Thousands of Nyagatare district residents will not access clean water for the time being due to broken water supply pipes.
The Water Utility and Sanitation Corporation (WASAC) has said it will take them at least one week to repair the Karama water channel whose infrastructure was broken by heavy downpour in Karama and Kiyombe hills, followed by heavy flood over the week-end.
Floods broke the Karama Bridge at Umuvumba River which joins Rwanda to Uganda. The pipeline across the bridge did not survive either. The pipeline serves 8 sectors out of 14 sectors of the district including; Kiyombe, Gatunda, Karama, Tabagwe, Rwempasha, Musheri, Matimba, Rwimiyaga and Mukama.
They are connected to Cyondo and Tovu water treatment plants.
“The deadline of one week to restore water will be respected if only Nyagatare district brings its share of the budget,” said Jane Mutamba, the Chief Executive Officer of Wasac.
According to Mutamba, Wasac was requested to budget for the rehabilitation activities, and it was established that they need Rwf173 Million ($202,000).
Wasac will raise Rwf90 Million, while Nyagatare district is supposed to bring the remaining funds.
“Basically, we can only bring other pipes if only Nyagatare district repairs the bridge.”
It is feared that bureaucracy and tender requirements may hamper the fast track of rehabilitation project which might leave clients without clean water for a while.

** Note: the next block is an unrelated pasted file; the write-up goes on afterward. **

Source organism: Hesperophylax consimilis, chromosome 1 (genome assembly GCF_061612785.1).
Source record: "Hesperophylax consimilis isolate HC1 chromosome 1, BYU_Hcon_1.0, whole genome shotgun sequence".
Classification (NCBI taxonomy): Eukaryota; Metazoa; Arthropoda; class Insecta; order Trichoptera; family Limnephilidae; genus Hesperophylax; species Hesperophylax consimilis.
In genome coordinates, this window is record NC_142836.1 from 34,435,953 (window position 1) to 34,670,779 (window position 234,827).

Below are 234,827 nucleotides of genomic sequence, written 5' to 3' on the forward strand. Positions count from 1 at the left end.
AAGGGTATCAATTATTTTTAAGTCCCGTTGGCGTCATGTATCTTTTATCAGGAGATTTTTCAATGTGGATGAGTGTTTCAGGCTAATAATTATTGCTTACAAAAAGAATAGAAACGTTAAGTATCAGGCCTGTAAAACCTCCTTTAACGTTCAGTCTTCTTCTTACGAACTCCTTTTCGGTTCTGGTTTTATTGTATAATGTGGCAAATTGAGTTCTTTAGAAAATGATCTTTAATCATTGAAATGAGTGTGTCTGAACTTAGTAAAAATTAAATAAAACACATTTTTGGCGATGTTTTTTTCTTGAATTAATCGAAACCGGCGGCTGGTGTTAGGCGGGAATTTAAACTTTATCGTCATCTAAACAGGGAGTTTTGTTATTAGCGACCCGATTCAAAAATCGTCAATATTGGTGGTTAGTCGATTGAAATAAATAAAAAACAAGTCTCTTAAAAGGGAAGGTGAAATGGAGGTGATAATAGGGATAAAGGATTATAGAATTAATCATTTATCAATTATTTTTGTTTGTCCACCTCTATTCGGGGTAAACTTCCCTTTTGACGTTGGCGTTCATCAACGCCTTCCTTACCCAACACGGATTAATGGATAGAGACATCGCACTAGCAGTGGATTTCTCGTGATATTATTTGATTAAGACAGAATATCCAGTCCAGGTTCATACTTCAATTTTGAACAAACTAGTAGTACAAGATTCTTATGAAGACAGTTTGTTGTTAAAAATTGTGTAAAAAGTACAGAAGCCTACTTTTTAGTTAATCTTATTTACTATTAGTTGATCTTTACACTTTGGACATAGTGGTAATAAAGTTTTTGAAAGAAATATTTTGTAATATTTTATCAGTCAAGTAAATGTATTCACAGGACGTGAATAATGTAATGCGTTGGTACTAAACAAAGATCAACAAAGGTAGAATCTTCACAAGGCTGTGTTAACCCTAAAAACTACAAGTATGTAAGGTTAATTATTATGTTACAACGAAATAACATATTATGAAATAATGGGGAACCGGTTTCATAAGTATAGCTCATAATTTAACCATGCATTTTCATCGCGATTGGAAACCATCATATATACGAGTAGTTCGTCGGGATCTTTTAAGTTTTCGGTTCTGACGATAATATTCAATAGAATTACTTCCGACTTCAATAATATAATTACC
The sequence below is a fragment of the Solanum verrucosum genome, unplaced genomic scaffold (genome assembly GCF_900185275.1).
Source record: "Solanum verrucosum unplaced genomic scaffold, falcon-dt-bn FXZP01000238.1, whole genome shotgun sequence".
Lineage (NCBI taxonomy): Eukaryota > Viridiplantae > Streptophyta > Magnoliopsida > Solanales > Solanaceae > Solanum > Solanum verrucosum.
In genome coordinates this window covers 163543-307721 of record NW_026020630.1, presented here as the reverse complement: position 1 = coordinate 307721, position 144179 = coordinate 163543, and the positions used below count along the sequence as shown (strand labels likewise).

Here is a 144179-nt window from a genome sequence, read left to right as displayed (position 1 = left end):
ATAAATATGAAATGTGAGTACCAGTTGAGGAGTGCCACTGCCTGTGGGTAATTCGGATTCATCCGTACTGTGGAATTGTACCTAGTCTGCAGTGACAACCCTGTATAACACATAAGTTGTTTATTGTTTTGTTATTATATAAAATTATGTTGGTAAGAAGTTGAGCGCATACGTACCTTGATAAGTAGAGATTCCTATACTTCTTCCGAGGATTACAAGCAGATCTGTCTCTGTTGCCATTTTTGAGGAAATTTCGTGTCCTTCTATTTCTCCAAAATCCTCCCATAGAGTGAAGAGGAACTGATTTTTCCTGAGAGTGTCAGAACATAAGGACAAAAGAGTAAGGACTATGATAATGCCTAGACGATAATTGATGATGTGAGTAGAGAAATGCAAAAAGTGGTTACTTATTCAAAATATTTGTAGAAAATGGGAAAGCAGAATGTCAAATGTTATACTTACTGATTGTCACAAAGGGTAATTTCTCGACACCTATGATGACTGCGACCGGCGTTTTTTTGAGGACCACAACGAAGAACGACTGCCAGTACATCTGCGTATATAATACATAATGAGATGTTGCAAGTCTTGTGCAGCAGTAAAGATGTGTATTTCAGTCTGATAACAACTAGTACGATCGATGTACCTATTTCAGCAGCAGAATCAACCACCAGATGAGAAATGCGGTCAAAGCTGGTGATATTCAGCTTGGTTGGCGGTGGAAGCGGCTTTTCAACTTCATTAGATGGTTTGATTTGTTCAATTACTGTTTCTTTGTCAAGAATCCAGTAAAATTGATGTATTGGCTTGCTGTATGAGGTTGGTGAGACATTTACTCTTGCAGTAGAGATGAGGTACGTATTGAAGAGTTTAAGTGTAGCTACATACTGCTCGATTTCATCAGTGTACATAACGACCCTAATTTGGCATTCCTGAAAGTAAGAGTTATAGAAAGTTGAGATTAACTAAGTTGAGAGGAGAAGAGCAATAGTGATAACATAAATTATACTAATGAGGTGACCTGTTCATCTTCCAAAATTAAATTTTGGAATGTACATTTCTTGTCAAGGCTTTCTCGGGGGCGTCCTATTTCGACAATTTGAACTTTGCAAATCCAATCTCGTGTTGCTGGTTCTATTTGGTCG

Meanwhile, a disaster report from Ministry of disaster preparedness and refugee affairs indicates that between April 1st and April 16 the country faced fatal disasters.
The report indicates that 10 people were killed and 8 injured by disasters, predominantly related to heavy downpour and thunder strikes.
The disaster left 38 families homeless and destroyed crops on 328 hectares and ten cows dead.
The consistent heavy downpours also affected wholesalers who import industrial products.
Over the week-end, heavy downpour caused a flood which hit the warehouses and thousands of boxes of liquors, barrels of lubricants were meandered by the running water down to the Rwandex marshland, a former industrial area which is being restored.
The most affected warehouse was Bolloré Logistics’ stores – a warehouse that manages industrial products for clients.
“We are still searching for many more products left all over the place by the moving water. But generally those lost are in millions,” Thierry Nsengimana – a store keeper at Bolloré warehouse told KT Press on Tuesday.